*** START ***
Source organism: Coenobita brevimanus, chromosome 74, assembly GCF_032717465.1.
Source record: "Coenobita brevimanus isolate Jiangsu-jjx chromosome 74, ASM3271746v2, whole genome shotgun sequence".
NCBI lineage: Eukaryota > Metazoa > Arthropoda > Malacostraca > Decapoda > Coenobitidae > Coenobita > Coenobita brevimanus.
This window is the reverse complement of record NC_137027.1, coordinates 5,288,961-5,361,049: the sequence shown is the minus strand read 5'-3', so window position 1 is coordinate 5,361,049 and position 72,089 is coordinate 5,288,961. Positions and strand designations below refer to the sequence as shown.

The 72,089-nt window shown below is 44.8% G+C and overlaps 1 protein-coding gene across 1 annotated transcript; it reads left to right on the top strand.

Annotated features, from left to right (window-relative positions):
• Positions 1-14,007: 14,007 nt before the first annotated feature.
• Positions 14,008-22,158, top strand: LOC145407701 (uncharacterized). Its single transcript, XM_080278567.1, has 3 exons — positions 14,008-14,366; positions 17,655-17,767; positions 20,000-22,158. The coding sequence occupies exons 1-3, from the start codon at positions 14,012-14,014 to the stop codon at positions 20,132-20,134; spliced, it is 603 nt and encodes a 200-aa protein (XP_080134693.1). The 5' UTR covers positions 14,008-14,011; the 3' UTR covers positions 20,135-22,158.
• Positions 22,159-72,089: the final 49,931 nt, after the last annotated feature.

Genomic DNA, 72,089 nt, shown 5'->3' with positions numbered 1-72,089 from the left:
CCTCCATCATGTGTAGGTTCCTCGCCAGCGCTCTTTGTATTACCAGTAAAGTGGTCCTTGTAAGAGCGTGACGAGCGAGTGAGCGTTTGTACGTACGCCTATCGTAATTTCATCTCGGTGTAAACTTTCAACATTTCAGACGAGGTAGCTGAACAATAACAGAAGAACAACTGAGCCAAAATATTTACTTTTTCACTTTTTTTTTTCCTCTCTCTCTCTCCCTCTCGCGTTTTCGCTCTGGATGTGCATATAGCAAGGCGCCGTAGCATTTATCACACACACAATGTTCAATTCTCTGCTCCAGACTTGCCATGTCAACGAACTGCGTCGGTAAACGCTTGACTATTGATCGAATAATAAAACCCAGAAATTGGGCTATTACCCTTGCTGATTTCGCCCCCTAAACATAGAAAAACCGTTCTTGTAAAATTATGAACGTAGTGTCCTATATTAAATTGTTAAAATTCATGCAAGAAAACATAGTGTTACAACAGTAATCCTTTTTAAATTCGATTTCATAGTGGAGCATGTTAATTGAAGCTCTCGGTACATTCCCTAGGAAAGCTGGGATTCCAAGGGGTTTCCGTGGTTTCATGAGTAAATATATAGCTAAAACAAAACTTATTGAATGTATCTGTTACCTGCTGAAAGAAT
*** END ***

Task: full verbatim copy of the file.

Source organism: Coenobita brevimanus, chromosome 74, assembly GCF_032717465.1.
Source record: "Coenobita brevimanus isolate Jiangsu-jjx chromosome 74, ASM3271746v2, whole genome shotgun sequence".
NCBI lineage: Eukaryota > Metazoa > Arthropoda > Malacostraca > Decapoda > Coenobitidae > Coenobita > Coenobita brevimanus.
This window is the reverse complement of record NC_137027.1, coordinates 5,288,961-5,361,049: the sequence shown is the minus strand read 5'-3', so window position 1 is coordinate 5,361,049 and position 72,089 is coordinate 5,288,961. Positions and strand designations below refer to the sequence as shown.

The 72,089-nt window shown below is 44.8% G+C and overlaps 1 protein-coding gene across 1 annotated transcript; it reads left to right on the top strand.

Annotated features, from left to right (window-relative positions):
• Positions 1-14,007: 14,007 nt before the first annotated feature.
• Positions 14,008-22,158, top strand: LOC145407701 (uncharacterized). Its single transcript, XM_080278567.1, has 3 exons — positions 14,008-14,366; positions 17,655-17,767; positions 20,000-22,158. The coding sequence occupies exons 1-3, from the start codon at positions 14,012-14,014 to the stop codon at positions 20,132-20,134; spliced, it is 603 nt and encodes a 200-aa protein (XP_080134693.1). The 5' UTR covers positions 14,008-14,011; the 3' UTR covers positions 20,135-22,158.
• Positions 22,159-72,089: the final 49,931 nt, after the last annotated feature.

Genomic DNA, 72,089 nt, shown 5'->3' with positions numbered 1-72,089 from the left:
CCTCCATCATGTGTAGGTTCCTCGCCAGCGCTCTTTGTATTACCAGTAAAGTGGTCCTTGTAAGAGCGTGACGAGCGAGTGAGCGTTTGTACGTACGCCTATCGTAATTTCATCTCGGTGTAAACTTTCAACATTTCAGACGAGGTAGCTGAACAATAACAGAAGAACAACTGAGCCAAAATATTTACTTTTTCACTTTTTTTTTTCCTCTCTCTCTCTCCCTCTCGCGTTTTCGCTCTGGATGTGCATATAGCAAGGCGCCGTAGCATTTATCACACACACAATGTTCAATTCTCTGCTCCAGACTTGCCATGTCAACGAACTGCGTCGGTAAACGCTTGACTATTGATCGAATAATAAAACCCAGAAATTGGGCTATTACCCTTGCTGATTTCGCCCCCTAAACATAGAAAAACCGTTCTTGTAAAATTATGAACGTAGTGTCCTATATTAAATTGTTAAAATTCATGCAAGAAAACATAGTGTTACAACAGTAATCCTTTTTAAATTCGATTTCATAGTGGAGCATGTTAATTGAAGCTCTCGGTACATTCCCTAGGAAAGCTGGGATTCCAAGGGGTTTCCGTGGTTTCATGAGTAAATATATAGCTAAAACAAAACTTATTGAATGTATCTGTTACCTGCTGAAAGAAT